Following a CES that showcased a variety of lower cost HDTV displays for consumers, Apple Computer’s Steve Jobs used MacWorld last week to dramatically lower the entry ticket to high-definition video (HDV) editing.
At the MacWorld conference last week, Apple Computer’s Steve Jobs unveiled Final Cut Express HD software, which can capture HDV video over a single FireWire cable.
Declaring 2005 “the year of HD video editing,” Jobs announced Final Cut Express HD, a $299 professional editing software package, and a new version of iMovie, both for the first time supporting 720p and 1080i high-definition (HDV) video in the 16:9 aspect ratio.
Jobs also noted that QuickTime 7, which will be included with Mac OS X v10.4 Tiger when the upgrade ships during the first half of 2005, will include the H.264 video codec that is part of the competing high-definition DVD formats, HD-DVD and Blu-Ray.
Jobs was joined at the Moscone Center in San Francisco by Kunitake Ando, president of Sony Electronics, to emphasize how closely the two companies were working together. Jobs held a new Sony HDR-FX1 1080i HDV camera (for less than $3500) while Ando spoke about Sony’s commitment to the Blu-ray high-definition DVD format and expressed his “great admiration and respect for Apple products.”
Jobs reciprocated, saying, Apple is anxiously awaiting Blu-ray “so we can burn high-definition DVDs” and suggested the possibility that Sony and Apple could work together on music and computers in the future.
Final Cut Express HD users can now capture HDV video over a single FireWire cable, without requiring any additional software or hardware. Whether it’s with DV or HDV content, the RT Extreme engine in Final Cut Express HD allows users to preview effects, filters, transitions and multistream composites in real time, without rendering. Final Cut Express HD also supports Digital Cinema Desktop, a feature that enables HD and DV preview monitoring on a primary or secondary Apple Cinema Display.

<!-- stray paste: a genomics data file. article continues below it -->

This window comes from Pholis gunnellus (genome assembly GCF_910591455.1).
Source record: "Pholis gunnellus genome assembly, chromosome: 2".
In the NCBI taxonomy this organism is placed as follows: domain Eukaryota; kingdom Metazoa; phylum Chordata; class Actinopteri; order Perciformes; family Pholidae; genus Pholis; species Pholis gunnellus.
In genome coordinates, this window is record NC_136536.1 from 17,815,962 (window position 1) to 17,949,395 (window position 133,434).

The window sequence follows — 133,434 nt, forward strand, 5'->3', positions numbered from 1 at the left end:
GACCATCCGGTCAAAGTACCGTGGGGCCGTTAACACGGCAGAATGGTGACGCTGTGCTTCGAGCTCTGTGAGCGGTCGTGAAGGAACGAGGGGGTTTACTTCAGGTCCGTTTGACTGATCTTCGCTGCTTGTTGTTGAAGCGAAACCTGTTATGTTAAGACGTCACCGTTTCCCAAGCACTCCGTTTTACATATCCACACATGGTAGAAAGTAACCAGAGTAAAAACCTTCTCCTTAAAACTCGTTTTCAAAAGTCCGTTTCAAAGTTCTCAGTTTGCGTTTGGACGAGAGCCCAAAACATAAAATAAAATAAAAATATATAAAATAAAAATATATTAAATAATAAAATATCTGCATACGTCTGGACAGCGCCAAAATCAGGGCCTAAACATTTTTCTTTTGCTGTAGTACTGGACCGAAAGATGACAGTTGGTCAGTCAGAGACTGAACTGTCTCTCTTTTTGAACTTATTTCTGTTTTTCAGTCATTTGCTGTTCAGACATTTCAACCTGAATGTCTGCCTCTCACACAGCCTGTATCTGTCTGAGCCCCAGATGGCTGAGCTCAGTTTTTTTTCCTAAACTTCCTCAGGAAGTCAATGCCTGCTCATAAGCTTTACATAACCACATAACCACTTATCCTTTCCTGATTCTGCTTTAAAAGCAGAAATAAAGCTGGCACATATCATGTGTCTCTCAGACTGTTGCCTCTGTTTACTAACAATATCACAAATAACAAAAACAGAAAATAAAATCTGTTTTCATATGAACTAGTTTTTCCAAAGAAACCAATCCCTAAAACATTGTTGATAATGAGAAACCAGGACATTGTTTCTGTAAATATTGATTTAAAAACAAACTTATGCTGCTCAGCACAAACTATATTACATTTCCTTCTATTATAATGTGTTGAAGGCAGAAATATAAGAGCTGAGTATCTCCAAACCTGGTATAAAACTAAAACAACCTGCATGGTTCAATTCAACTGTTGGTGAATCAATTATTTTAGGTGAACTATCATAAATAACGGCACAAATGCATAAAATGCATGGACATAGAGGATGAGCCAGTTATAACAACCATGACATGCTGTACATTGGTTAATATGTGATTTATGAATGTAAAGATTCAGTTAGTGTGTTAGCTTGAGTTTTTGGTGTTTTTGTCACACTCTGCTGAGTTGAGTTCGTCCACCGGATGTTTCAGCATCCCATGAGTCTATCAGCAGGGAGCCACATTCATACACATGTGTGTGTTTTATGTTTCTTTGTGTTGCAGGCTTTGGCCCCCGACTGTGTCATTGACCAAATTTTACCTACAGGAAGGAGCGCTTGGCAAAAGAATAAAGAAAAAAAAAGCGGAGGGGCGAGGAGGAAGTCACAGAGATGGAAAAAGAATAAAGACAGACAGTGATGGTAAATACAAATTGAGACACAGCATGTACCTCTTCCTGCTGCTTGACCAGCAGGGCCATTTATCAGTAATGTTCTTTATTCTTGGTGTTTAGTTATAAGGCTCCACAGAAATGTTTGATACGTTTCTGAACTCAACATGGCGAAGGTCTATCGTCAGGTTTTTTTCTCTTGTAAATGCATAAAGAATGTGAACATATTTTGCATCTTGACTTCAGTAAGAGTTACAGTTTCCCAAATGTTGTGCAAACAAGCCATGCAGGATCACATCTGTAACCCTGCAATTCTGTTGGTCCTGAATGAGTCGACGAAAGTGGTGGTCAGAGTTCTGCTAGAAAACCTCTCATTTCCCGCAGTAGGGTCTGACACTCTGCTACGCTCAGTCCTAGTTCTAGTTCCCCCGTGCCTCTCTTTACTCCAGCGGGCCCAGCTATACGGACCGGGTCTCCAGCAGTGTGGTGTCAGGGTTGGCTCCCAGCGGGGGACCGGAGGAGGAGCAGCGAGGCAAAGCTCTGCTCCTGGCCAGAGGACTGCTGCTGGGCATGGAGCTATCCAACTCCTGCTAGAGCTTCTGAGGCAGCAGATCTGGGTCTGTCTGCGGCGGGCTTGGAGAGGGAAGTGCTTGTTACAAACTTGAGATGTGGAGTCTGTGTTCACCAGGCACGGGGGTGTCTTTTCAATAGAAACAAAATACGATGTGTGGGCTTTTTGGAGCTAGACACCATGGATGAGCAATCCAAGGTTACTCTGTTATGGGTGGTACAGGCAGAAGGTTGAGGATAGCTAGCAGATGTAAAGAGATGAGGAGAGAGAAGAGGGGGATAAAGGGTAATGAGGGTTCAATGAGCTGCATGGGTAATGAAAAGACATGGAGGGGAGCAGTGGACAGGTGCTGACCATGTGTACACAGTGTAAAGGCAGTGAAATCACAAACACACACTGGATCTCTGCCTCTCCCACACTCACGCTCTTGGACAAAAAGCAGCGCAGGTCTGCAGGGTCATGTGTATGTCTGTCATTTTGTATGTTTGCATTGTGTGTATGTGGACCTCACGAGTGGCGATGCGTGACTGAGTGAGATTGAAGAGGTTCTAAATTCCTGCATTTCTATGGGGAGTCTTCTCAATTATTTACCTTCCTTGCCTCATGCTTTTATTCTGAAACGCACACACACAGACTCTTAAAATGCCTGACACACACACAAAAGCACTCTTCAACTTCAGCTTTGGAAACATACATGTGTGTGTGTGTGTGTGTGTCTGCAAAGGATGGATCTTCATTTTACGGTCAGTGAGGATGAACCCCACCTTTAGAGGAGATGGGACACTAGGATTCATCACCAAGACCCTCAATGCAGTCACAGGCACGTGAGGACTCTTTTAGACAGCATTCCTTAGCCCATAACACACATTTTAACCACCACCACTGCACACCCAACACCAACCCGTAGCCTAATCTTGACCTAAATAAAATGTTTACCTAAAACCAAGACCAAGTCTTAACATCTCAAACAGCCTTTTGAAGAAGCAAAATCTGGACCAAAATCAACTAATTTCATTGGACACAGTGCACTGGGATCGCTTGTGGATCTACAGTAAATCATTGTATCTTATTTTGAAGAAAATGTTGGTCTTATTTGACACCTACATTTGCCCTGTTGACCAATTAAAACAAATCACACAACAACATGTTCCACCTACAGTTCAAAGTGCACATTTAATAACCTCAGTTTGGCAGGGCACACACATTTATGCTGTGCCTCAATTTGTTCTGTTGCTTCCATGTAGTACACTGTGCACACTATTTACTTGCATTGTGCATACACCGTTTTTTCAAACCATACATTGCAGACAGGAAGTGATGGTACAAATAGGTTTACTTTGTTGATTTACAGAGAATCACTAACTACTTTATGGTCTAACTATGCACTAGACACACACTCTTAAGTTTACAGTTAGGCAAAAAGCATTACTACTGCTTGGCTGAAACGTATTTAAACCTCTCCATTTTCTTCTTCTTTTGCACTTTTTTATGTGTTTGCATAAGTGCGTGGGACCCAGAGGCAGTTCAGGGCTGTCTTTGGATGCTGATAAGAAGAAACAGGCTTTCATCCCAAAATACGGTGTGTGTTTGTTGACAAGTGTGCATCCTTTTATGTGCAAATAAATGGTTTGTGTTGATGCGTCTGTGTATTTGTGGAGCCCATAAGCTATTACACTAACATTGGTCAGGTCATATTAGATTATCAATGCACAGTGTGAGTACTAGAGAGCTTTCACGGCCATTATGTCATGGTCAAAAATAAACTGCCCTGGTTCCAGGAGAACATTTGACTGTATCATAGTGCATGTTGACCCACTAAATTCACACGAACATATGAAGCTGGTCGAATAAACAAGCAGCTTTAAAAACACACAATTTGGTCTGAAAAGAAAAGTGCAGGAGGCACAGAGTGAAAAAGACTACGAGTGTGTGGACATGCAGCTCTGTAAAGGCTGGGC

With LiveType, Final Cut Express HD users can add HD-quality animated text and motion graphics to videos. LiveType includes 27 animated LiveFonts, 150 pre-configured effects and a variety of customizable templates, backgrounds, textures and objects that can be added to any Final Cut Express HD project.
Final Cut Express HD also supports direct timeline file placement from Motion, Apple’s real-time motion graphics design program. Final Cut Express HD’s sound controls extend to the inclusion of Soundtrack, which enables users to create custom movie soundtracks, and the ability to edit up to 99 tracks. Access to more than 4000 royalty-free music loops and sound effects is also included.
On the consumer front and bundled with all new Macs, Apple also introduced HD editing capability to its entry-level editor, iMovie. With the new iMovie HD, support was added for HDV 720p and 1080i and the 16:9 widescreen video. From a new Timeline, users can drag and drop clips to and from the Clip Viewer, to and from other iMovie HD projects, to iDVD drop zones. The application also offers smoother scrubbing, better clip management, non-destructive video and audio editing and a new “save as” feature to safeguard projects during editing.
Final Cut Express HD ships in February. Upgrades for current users are $99. iMovie HD is part of Apple’s iLife 05 package. That upgraded package can be purchased separately for $79.
For more information, visit www.macworldexpo.com.
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